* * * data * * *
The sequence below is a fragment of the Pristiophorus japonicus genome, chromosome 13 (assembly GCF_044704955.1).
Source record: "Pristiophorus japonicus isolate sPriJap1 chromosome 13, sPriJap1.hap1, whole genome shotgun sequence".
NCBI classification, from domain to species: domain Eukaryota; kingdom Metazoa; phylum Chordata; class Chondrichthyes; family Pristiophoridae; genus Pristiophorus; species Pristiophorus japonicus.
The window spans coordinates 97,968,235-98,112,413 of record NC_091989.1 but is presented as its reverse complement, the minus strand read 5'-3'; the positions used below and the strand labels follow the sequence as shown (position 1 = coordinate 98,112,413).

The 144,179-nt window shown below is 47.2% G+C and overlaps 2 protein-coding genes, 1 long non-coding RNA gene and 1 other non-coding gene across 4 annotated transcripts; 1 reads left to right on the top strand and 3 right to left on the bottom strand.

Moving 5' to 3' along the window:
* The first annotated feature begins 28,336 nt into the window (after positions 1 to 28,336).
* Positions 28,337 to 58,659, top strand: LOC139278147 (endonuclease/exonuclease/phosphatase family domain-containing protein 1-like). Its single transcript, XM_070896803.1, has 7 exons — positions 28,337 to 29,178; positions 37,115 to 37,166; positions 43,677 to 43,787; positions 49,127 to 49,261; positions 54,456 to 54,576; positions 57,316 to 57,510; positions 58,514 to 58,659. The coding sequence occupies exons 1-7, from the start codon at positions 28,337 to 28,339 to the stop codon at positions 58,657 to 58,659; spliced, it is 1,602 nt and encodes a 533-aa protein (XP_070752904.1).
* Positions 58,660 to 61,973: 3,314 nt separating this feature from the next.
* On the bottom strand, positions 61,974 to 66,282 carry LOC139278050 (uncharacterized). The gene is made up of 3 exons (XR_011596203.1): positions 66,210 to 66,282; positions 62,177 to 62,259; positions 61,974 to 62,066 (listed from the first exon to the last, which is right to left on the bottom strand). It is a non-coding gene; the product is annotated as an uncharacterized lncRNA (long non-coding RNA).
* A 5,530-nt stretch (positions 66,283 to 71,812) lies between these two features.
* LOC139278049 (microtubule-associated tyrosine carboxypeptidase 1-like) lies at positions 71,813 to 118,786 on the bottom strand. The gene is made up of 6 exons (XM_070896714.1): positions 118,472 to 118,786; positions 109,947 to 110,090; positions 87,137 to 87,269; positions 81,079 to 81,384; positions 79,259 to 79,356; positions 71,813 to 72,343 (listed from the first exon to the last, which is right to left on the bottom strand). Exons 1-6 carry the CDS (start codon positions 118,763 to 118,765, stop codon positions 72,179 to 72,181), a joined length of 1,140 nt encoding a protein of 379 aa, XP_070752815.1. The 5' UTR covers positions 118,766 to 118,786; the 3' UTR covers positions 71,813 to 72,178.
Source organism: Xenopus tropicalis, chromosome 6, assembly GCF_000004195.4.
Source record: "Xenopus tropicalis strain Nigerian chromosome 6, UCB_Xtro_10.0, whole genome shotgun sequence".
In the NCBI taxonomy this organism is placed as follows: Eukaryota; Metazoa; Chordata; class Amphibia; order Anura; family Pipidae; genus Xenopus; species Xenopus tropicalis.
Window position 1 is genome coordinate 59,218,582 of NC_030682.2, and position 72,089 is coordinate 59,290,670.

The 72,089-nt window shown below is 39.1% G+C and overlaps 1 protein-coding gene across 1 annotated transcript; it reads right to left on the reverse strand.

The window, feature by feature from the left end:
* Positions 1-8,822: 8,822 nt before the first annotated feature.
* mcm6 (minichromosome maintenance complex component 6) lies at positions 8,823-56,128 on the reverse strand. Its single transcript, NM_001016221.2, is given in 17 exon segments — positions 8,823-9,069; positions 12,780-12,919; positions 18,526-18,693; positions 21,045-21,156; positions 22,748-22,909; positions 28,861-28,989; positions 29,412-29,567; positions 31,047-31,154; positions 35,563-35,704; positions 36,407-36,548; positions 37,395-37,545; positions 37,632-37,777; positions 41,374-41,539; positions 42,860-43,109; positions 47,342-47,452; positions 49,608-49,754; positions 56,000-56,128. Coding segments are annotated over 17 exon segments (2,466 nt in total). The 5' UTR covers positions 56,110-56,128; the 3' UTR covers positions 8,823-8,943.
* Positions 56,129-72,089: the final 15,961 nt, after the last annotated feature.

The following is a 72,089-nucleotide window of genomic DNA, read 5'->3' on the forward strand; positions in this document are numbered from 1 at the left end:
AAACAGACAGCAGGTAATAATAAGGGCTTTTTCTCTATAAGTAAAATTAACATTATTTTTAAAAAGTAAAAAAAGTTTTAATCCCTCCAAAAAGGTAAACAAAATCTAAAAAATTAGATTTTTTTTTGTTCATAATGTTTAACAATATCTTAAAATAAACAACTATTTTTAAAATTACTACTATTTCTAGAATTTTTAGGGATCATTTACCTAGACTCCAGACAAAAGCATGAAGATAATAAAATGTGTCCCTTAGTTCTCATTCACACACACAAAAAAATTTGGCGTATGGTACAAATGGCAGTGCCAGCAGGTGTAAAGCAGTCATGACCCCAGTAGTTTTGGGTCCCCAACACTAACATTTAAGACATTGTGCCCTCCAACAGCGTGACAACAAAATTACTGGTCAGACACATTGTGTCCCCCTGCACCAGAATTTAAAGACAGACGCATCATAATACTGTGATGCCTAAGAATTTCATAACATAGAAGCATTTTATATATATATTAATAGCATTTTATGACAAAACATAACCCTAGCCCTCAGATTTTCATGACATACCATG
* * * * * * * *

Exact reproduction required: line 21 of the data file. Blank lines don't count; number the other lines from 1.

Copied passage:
* Positions 56,129-72,089: the final 15,961 nt, after the last annotated feature.